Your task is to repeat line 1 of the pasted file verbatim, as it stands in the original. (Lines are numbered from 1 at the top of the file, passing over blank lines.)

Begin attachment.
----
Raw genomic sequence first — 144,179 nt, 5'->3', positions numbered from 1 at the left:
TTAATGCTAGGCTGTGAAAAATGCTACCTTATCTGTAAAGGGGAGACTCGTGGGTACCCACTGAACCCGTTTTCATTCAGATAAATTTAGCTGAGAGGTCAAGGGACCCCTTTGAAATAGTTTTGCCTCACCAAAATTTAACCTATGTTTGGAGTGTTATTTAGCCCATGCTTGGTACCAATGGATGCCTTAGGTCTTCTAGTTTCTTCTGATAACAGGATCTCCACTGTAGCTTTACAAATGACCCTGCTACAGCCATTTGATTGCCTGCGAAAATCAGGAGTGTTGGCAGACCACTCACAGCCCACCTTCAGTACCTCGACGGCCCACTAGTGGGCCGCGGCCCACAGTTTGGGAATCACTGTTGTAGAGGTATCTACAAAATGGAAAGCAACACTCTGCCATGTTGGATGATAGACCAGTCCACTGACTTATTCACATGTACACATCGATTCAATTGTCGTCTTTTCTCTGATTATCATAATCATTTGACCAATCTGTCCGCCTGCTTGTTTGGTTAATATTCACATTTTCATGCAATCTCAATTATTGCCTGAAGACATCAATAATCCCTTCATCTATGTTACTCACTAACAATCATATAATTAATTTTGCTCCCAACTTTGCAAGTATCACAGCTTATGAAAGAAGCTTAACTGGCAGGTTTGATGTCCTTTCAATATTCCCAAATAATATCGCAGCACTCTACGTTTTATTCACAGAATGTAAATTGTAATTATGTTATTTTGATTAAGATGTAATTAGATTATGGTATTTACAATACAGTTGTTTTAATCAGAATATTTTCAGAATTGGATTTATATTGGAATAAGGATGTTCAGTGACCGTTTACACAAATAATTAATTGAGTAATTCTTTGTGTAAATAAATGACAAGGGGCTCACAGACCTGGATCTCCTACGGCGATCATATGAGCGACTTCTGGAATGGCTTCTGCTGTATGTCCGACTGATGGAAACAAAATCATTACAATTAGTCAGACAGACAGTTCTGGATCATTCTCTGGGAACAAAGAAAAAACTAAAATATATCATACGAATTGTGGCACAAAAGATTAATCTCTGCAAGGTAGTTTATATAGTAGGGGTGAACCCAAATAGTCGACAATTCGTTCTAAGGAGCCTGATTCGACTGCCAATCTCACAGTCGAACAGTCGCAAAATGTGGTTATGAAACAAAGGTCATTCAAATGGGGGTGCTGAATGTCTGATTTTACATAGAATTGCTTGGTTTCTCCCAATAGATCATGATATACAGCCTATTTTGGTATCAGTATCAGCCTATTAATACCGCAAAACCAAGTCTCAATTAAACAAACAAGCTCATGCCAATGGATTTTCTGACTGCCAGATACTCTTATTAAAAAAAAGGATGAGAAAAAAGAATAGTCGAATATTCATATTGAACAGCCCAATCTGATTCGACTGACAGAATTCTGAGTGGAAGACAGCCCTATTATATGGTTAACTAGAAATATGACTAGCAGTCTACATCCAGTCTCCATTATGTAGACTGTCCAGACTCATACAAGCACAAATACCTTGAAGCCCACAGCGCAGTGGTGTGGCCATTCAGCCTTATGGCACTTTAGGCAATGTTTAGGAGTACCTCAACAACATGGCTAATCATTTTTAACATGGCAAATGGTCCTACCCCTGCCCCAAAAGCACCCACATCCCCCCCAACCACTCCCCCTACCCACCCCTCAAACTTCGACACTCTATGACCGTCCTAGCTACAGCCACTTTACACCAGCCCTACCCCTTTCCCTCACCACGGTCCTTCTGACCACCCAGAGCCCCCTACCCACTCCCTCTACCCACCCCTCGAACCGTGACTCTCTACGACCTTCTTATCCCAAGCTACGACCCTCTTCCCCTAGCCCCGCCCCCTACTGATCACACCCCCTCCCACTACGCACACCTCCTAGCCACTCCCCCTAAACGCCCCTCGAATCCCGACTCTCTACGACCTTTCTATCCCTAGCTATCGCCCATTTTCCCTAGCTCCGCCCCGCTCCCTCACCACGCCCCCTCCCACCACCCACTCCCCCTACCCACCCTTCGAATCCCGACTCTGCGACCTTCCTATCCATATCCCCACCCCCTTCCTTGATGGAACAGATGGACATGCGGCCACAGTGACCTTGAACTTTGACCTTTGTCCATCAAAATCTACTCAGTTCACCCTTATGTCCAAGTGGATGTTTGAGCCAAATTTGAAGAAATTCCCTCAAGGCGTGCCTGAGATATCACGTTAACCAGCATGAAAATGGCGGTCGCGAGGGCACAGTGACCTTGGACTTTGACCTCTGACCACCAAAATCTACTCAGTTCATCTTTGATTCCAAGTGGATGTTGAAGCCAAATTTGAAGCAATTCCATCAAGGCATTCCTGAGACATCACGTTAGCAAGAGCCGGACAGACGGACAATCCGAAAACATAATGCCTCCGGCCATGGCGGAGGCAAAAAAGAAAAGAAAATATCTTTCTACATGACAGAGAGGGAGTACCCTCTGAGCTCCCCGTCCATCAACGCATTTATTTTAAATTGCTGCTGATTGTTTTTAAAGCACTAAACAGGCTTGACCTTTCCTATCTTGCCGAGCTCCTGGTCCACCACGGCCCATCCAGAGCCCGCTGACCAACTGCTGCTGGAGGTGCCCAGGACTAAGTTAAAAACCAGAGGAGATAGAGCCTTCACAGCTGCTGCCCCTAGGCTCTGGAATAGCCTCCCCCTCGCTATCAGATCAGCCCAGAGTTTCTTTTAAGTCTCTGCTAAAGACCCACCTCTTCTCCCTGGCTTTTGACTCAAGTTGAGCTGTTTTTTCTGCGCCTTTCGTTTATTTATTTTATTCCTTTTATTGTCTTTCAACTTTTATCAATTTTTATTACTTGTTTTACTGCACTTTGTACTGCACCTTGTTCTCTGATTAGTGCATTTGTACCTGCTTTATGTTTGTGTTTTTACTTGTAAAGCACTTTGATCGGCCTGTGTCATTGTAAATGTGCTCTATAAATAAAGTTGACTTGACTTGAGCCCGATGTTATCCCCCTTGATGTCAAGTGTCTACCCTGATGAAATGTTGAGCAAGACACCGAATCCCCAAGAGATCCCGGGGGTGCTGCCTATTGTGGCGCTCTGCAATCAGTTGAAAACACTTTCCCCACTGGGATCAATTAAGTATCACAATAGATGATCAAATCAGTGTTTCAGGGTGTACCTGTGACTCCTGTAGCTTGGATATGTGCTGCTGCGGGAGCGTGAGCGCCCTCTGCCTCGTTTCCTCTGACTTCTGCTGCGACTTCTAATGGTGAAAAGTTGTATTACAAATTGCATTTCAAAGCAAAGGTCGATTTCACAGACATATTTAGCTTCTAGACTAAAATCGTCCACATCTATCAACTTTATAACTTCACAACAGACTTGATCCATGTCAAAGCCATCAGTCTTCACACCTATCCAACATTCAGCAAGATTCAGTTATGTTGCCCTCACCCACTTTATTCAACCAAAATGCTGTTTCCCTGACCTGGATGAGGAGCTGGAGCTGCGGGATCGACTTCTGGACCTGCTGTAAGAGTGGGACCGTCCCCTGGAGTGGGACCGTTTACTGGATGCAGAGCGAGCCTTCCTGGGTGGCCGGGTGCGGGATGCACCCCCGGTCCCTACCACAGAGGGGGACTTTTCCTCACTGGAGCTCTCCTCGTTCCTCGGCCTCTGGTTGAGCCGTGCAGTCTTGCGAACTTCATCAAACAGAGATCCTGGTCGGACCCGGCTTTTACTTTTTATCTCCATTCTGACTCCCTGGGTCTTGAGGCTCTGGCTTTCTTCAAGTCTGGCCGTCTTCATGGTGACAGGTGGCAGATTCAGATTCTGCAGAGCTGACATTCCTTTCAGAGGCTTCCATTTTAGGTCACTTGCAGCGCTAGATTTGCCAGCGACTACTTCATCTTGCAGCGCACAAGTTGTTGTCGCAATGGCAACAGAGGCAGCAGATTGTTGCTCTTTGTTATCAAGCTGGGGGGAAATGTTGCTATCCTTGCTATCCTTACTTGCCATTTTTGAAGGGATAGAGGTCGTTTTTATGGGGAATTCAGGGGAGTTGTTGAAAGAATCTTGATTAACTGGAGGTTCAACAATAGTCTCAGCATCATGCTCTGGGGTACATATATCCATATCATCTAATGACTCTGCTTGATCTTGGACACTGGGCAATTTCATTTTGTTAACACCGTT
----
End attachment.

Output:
Raw genomic sequence first — 144,179 nt, 5'->3', positions numbered from 1 at the left: